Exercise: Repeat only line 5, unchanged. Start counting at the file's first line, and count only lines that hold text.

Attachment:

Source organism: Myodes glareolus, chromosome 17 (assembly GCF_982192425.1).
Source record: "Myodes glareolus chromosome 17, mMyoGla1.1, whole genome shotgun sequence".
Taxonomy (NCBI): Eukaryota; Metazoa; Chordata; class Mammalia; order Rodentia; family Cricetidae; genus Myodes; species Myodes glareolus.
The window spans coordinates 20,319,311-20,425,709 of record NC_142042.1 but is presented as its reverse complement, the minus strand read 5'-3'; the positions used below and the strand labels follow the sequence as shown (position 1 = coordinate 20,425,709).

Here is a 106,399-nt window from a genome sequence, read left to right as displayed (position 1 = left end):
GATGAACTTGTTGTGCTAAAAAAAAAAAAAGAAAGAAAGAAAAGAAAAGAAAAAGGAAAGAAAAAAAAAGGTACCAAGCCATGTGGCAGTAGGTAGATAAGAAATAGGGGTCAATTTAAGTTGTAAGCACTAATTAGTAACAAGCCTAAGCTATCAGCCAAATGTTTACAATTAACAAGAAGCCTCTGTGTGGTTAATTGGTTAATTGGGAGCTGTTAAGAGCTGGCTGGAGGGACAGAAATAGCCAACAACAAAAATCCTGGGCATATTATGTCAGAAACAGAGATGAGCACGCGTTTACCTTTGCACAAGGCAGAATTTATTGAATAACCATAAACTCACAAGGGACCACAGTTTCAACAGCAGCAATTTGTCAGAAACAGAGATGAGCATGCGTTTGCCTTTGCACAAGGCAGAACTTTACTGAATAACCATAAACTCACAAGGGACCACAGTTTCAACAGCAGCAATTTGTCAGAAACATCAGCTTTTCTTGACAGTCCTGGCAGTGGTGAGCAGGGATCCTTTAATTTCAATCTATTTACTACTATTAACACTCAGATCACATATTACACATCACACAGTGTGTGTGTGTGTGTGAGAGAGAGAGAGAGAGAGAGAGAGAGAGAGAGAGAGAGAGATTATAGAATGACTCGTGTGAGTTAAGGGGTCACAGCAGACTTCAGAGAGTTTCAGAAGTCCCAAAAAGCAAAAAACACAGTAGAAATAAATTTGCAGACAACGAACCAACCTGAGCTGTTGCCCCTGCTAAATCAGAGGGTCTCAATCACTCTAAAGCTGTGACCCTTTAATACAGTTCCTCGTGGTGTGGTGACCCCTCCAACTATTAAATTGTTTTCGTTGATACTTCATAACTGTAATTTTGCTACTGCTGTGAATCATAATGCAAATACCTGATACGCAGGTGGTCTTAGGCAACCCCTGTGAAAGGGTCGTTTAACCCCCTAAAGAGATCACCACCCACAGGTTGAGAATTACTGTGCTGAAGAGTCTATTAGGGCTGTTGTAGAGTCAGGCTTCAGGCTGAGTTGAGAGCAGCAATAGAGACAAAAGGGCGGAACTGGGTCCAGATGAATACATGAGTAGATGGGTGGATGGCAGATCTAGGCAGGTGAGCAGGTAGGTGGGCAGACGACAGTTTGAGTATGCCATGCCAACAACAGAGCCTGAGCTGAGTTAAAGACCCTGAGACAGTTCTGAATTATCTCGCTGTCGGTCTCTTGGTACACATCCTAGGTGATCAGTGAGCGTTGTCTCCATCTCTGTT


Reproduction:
Here is a 106,399-nt window from a genome sequence, read left to right as displayed (position 1 = left end):